Hi, Girlfriends and Guy friends,
This is my husband John.
He’s sitting in our RV the morning prior to a huge trip that I’m about ready to tell you about.
But first, let me say this. When I started writing my blog last year, I had the pre-conceived notion my posts would revolve around our RV experience.
That has not proven true.
Instead, I get to write about what our life is really like. Yes, we continue to live day to day in our RV…dumping tanks, monitoring our amp usage, buying biodegradable toilet paper, doing the usual it’s-what-you-do-when-you-live-in-an-RV.
But March 2018 brought a new madness to the Emmerich coach.
John. Is. Climbing. Mount. Kilimanjaro.
He’s doing it with a purpose.
On March 1st I dropped him off at the airport where he eventually met up with 10 other men who are hiking to the summit of Mount Kilimanjaro, Tanzania, Africa. This hand-selected group has teamed with WE International, Inc. to advocate against Gender Based Violence (GBV).
The term “sexual and other forms of gender-based violence” (or GBV) comprises not only rape and attempted rape, but also sexual abuse, sexual exploitation, forced early marriage, domestic violence, marital rape, trafficking and female genital mutilation.
John faces this challenge head on. Actually he is taking two challenges head on;
The physical challenge of the climb,
But more importantly the challenge of speaking out for women and children trapped in the dark world of sexual slavery and violence.
David Lippiatt, WE International Founder & President sums up the Challenge Climb this way:
“Men have a crucial role to play in addressing gender-based violence — as fathers, husbands, brothers — as public advocates in both speaking against violence against women and girls, and in defying the destructive stereotypes that have normalized gender-based violence.
It is a moral issue that beckons all of us to respond. The climb is a chance for a group of men to put a flag in the ground, making a very powerful statement that gender-based violence is wrong.”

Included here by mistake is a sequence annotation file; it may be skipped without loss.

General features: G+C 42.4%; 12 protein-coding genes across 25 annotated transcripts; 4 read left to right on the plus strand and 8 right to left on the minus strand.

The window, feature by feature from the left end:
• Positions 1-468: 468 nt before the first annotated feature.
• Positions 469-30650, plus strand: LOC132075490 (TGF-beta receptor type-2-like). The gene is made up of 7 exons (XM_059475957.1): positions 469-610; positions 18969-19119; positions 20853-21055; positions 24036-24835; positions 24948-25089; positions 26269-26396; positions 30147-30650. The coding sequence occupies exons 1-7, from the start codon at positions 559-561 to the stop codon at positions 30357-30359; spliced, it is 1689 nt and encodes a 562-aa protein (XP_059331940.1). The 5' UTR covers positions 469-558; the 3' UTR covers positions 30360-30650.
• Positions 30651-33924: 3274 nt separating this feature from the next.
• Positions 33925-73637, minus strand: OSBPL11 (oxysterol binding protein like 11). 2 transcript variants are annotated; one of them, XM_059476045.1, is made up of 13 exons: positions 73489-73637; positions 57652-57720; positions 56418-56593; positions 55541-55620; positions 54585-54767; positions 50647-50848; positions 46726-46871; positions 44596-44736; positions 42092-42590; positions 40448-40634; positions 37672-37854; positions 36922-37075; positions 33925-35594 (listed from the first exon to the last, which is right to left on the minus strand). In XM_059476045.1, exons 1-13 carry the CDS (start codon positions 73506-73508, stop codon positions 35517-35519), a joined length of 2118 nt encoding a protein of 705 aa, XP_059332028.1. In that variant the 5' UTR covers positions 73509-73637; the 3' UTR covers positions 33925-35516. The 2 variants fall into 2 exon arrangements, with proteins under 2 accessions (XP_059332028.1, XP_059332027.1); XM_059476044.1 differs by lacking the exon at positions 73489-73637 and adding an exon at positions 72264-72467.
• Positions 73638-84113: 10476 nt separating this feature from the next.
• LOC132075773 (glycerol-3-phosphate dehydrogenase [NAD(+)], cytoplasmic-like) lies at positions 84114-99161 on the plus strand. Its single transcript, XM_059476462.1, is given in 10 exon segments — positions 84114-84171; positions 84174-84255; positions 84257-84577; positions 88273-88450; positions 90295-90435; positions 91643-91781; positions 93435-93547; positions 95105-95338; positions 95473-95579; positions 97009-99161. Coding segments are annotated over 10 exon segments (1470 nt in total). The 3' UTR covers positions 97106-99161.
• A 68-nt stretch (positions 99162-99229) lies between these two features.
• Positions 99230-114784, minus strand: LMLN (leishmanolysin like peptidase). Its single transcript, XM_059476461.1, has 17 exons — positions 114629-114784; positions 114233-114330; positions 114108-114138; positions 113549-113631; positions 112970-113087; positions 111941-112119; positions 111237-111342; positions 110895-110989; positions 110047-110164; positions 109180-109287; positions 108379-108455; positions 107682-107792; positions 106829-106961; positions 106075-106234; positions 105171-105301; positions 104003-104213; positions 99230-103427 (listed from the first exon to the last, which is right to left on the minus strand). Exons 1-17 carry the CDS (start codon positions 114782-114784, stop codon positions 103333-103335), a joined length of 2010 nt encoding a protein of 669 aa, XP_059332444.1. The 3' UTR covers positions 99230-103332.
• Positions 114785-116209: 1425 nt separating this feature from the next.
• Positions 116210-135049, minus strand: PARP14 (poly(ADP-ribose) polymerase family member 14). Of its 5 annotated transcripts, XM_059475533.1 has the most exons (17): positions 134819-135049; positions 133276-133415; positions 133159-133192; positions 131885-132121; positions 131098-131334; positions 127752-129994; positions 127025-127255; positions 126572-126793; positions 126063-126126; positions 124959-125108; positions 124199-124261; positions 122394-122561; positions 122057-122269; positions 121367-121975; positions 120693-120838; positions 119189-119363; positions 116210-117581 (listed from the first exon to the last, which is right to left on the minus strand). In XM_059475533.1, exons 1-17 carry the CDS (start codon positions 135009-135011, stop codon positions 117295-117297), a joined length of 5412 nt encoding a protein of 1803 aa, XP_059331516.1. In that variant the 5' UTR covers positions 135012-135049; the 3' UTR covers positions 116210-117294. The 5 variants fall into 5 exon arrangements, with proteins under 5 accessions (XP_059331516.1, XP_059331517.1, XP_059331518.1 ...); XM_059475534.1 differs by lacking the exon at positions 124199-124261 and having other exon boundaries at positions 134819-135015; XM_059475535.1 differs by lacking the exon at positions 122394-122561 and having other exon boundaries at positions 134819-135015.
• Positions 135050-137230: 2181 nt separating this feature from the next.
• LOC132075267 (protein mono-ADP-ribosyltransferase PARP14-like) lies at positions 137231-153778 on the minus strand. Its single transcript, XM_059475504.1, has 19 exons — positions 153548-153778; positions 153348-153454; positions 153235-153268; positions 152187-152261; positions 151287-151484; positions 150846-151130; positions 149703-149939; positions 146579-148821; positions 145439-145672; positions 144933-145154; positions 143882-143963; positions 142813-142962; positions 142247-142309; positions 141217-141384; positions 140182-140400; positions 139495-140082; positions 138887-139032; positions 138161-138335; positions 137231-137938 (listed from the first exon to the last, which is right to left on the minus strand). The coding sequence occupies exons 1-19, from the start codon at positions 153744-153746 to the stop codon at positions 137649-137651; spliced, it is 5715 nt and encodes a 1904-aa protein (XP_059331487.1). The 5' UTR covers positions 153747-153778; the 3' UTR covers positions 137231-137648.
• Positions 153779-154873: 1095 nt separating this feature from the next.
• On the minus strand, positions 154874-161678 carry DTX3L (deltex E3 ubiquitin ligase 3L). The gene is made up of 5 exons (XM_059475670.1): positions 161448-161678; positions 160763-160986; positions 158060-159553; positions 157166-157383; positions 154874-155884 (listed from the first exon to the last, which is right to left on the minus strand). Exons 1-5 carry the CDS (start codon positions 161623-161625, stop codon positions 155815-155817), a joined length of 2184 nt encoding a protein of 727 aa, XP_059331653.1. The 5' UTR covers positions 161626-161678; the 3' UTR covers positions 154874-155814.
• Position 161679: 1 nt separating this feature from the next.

David also said this-
Gender-Based Violence Facts
1. Around the world, as many as 1 in every 3 women has been beaten, coerced into sex, or abused in some other way – most often by someone she knows, including, but not limited to, her husband or another male family member.
2. 1 in 5 women will be a victim of rape or attempted rape in her lifetime.
3. At least 130 million women have been forced to undergo female genital mutilation.
4. “Honor” killings take the lives of 1000’s of young women every year, mainly in Western Asia, North Africa, and parts of South Asia.
5. At least 60 million girls, whom would otherwise be expected to be alive, are ‘missing’ from various populations as a result of sex-selective abortions or neglect.
6. Worldwide, women are twice as likely as men to be illiterate, limiting their ability to demand their rights and protection..
7. Each year, an estimated 800,000 people are trafficked across borders – 80 percent of them being women and girls. Most of them end up trapped in the commercial sex trade.
Sacrificial and Stinky
John’s North Face bag holds items he’ll need to complete this challenge. However, when I peered deep inside – I found treasures John metaphorically packed.
Buried between his smart wool socks and toothpaste I found gems. Gifts that only a woman who lacks safety and needs support would appreciate. These gifts aren’t pretty and perfumed. They are sacrificial and stinky.
I’ve watched John work tirelessly this past year. His quiet sacrifices personify his resolve. His gift box to survivors contains;
Six months of giving up weekend activities to train.
Sweaty socks that cover blistered toes from long hikes.
Expensive immunizations of typhoid, yellow fever, cholera.
Nausea causing anti-malaria drugs.
Months of fund-raising letter writing.
Hours of reading, educating himself with books defining realities of sexual violence toward girls and women. Please read “Half the Sky” by Nicholas D. Kristof.
Over 100 solo miles of hiking hills and mountains to gain cardio/muscle strength.
Over 60,000 feet of elevation gain/loss in his training.
Many sleepless nights awakened by the seriousness of planning/requiring a post-it notation.
Dozens of private conversations shared with those who care for the cause.
Wearing out old boots/buying new boots in order to continue training.